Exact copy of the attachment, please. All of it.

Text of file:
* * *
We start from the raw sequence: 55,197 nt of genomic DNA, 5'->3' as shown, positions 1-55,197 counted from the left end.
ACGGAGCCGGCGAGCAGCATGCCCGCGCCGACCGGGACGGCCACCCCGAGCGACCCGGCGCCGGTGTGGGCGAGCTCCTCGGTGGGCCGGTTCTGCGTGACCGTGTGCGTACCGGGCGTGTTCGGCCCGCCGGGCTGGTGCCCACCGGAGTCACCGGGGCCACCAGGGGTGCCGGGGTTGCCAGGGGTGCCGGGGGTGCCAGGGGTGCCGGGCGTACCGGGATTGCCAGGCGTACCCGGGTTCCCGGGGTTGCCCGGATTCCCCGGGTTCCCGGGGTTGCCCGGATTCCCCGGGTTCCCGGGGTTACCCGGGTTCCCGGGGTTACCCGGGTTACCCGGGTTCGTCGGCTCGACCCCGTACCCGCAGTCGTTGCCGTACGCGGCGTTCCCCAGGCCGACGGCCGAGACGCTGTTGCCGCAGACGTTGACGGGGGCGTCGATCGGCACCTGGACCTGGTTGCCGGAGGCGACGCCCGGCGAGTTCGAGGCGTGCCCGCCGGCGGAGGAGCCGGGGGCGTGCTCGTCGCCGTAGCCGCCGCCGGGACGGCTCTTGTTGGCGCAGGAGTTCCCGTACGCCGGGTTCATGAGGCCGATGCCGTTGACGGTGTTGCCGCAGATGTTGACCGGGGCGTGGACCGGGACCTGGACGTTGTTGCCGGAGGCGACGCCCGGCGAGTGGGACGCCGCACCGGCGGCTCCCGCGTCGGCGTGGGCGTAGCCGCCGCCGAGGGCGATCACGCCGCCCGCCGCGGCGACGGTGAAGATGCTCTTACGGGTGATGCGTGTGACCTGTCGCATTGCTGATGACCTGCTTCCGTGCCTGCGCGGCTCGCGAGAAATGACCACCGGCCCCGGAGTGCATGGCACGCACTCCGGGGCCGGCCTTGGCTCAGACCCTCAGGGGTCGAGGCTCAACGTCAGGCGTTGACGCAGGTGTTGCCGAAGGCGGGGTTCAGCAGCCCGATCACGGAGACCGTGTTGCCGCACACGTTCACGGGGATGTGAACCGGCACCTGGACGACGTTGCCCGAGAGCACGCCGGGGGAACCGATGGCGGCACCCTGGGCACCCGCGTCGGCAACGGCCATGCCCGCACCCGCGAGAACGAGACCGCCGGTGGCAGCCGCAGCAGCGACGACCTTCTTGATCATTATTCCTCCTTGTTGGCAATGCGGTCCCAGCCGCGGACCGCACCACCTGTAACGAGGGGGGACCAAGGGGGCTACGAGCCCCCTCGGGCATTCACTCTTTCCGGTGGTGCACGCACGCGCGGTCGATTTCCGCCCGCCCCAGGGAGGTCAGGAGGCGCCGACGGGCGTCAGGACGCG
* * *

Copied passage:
We start from the raw sequence: 55,197 nt of genomic DNA, 5'->3' as shown, positions 1-55,197 counted from the left end.
ACGGAGCCGGCGAGCAGCATGCCCGCGCCGACCGGGACGGCCACCCCGAGCGACCCGGCGCCGGTGTGGGCGAGCTCCTCGGTGGGCCGGTTCTGCGTGACCGTGTGCGTACCGGGCGTGTTCGGCCCGCCGGGCTGGTGCCCACCGGAGTCACCGGGGCCACCAGGGGTGCCGGGGTTGCCAGGGGTGCCGGGGGTGCCAGGGGTGCCGGGCGTACCGGGATTGCCAGGCGTACCCGGGTTCCCGGGGTTGCCCGGATTCCCCGGGTTCCCGGGGTTGCCCGGATTCCCCGGGTTCCCGGGGTTACCCGGGTTCCCGGGGTTACCCGGGTTACCCGGGTTCGTCGGCTCGACCCCGTACCCGCAGTCGTTGCCGTACGCGGCGTTCCCCAGGCCGACGGCCGAGACGCTGTTGCCGCAGACGTTGACGGGGGCGTCGATCGGCACCTGGACCTGGTTGCCGGAGGCGACGCCCGGCGAGTTCGAGGCGTGCCCGCCGGCGGAGGAGCCGGGGGCGTGCTCGTCGCCGTAGCCGCCGCCGGGACGGCTCTTGTTGGCGCAGGAGTTCCCGTACGCCGGGTTCATGAGGCCGATGCCGTTGACGGTGTTGCCGCAGATGTTGACCGGGGCGTGGACCGGGACCTGGACGTTGTTGCCGGAGGCGACGCCCGGCGAGTGGGACGCCGCACCGGCGGCTCCCGCGTCGGCGTGGGCGTAGCCGCCGCCGAGGGCGATCACGCCGCCCGCCGCGGCGACGGTGAAGATGCTCTTACGGGTGATGCGTGTGACCTGTCGCATTGCTGATGACCTGCTTCCGTGCCTGCGCGGCTCGCGAGAAATGACCACCGGCCCCGGAGTGCATGGCACGCACTCCGGGGCCGGCCTTGGCTCAGACCCTCAGGGGTCGAGGCTCAACGTCAGGCGTTGACGCAGGTGTTGCCGAAGGCGGGGTTCAGCAGCCCGATCACGGAGACCGTGTTGCCGCACACGTTCACGGGGATGTGAACCGGCACCTGGACGACGTTGCCCGAGAGCACGCCGGGGGAACCGATGGCGGCACCCTGGGCACCCGCGTCGGCAACGGCCATGCCCGCACCCGCGAGAACGAGACCGCCGGTGGCAGCCGCAGCAGCGACGACCTTCTTGATCATTATTCCTCCTTGTTGGCAATGCGGTCCCAGCCGCGGACCGCACCACCTGTAACGAGGGGGGACCAAGGGGGCTACGAGCCCCCTCGGGCATTCACTCTTTCCGGTGGTGCACGCACGCGCGGTCGATTTCCGCCCGCCCCAGGGAGGTCAGGAGGCGCCGACGGGCGTCAGGACGCG